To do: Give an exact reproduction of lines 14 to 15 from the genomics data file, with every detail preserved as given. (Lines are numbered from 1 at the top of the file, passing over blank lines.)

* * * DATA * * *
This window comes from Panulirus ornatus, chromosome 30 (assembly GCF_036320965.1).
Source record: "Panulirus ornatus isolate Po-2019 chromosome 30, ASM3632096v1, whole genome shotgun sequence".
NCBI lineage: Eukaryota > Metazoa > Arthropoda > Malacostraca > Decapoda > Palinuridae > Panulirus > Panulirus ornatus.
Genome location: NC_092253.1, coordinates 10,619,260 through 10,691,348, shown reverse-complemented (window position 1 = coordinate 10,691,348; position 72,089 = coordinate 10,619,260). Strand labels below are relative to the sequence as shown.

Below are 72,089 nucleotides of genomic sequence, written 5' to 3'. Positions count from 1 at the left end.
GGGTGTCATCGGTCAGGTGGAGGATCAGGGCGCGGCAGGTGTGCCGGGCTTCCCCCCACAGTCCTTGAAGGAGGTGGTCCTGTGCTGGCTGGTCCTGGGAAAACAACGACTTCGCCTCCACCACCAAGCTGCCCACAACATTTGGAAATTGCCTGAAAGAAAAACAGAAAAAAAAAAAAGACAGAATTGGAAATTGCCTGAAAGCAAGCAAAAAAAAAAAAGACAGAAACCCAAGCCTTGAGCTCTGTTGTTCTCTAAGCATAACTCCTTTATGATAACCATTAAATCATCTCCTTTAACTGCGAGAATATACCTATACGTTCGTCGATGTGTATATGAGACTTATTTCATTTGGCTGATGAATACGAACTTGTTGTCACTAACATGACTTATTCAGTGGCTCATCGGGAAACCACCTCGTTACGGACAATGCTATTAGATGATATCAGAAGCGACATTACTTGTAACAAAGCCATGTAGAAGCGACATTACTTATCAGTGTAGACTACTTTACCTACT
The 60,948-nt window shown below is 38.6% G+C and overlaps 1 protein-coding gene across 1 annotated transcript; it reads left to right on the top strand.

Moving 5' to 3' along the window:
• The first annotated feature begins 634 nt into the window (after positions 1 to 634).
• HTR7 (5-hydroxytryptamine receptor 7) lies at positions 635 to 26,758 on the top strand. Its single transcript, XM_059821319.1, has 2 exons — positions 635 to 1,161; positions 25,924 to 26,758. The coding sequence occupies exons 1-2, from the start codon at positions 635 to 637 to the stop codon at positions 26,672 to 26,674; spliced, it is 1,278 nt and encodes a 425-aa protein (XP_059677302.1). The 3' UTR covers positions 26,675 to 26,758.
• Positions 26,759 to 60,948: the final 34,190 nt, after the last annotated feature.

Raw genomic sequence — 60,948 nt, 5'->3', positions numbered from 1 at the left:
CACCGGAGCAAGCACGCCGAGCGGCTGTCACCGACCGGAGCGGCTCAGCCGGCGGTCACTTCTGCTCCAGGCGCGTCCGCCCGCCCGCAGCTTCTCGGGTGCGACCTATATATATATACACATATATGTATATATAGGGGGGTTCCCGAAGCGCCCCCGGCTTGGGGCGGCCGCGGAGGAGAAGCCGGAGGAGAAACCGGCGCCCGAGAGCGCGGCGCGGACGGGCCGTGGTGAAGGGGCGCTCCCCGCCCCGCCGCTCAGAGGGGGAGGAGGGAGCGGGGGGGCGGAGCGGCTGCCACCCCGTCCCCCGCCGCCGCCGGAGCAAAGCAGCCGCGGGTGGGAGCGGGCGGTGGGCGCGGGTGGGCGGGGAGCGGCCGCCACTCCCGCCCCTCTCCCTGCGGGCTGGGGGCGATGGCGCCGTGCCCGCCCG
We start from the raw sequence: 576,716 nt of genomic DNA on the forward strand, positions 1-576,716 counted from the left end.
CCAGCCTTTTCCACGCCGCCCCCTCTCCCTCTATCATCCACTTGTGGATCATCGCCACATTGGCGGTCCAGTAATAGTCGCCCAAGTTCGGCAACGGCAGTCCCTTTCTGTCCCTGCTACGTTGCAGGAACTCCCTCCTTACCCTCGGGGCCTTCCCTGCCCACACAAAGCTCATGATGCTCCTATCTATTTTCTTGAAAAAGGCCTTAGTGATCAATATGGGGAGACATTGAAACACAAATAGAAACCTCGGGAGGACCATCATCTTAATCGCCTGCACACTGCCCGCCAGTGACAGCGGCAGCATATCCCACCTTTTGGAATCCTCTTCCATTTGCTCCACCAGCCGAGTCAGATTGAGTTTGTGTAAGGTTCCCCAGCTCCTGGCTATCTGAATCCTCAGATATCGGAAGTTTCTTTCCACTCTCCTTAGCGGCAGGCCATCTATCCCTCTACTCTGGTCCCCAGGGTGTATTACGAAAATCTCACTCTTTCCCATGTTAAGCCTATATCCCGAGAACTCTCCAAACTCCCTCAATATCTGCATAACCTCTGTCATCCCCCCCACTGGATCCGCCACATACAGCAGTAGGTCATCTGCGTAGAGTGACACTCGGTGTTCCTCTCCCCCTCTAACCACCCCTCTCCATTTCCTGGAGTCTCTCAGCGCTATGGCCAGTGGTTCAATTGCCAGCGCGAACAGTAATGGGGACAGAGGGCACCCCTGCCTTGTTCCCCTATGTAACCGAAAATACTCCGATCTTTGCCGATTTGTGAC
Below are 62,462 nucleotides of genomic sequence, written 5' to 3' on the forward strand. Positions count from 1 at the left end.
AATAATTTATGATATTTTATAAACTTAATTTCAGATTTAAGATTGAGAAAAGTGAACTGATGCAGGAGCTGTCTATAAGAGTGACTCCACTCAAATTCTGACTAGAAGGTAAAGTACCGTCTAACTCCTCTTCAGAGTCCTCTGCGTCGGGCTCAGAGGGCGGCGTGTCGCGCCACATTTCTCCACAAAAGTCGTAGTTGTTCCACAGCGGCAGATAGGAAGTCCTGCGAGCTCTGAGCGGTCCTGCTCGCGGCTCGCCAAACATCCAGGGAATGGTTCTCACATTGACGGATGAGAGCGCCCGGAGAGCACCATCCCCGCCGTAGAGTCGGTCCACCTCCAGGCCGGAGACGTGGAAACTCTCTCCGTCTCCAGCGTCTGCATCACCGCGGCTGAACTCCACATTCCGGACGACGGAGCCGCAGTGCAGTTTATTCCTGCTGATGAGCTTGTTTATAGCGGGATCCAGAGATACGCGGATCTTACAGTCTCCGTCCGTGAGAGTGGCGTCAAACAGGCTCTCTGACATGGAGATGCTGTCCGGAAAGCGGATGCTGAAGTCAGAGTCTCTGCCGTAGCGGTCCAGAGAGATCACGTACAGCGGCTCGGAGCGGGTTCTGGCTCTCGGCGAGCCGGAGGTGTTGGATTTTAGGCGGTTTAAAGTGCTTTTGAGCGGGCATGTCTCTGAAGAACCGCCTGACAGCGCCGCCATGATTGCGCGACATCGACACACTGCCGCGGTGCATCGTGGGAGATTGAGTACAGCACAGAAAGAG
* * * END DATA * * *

We start from the raw sequence: 576,716 nt of genomic DNA on the forward strand, positions 1-576,716 counted from the left end.
CCAGCCTTTTCCACGCCGCCCCCTCTCCCTCTATCATCCACTTGTGGATCATCGCCACATTGGCGGTCCAGTAATAGTCGCCCAAGTTCGGCAACGGCAGTCCCTTTCTGTCCCTGCTACGTTGCAGGAACTCCCTCCTTACCCTCGGGGCCTTCCCTGCCCACACAAAGCTCATGATGCTCCTATCTATTTTCTTGAAAAAGGCCTTAGTGATCAATATGGGGAGACATTGAAACACAAATAGAAACCTCGGGAGGACCATCATCTTAATCGCCTGCACACTGCCCGCCAGTGACAGCGGCAGCATATCCCACCTTTTGGAATCCTCTTCCATTTGCTCCACCAGCCGAGTCAGATTGAGTTTGTGTAAGGTTCCCCAGCTCCTGGCTATCTGAATCCTCAGATATCGGAAGTTTCTTTCCACTCTCCTTAGCGGCAGGCCATCTATCCCTCTACTCTGGTCCCCAGGGTGTATTACGAAAATCTCACTCTTTCCCATGTTAAGCCTATATCCCGAGAACTCTCCAAACTCCCTCAATATCTGCATAACCTCTGTCATCCCCCCCACTGGATCCGCCACATACAGCAGTAGGTCATCTGCGTAGAGTGACACTCGGTGTTCCTCTCCCCCTCTAACCACCCCTCTCCATTTCCTGGAGTCTCTCAGCGCTATGGCCAGTGGTTCAATTGCCAGCGCGAACAGTAATGGGGACAGAGGGCACCCCTGCCTTGTTCCCCTATGTAACCGAAAATACTCCGATCTTTGCCGATTTGTGAC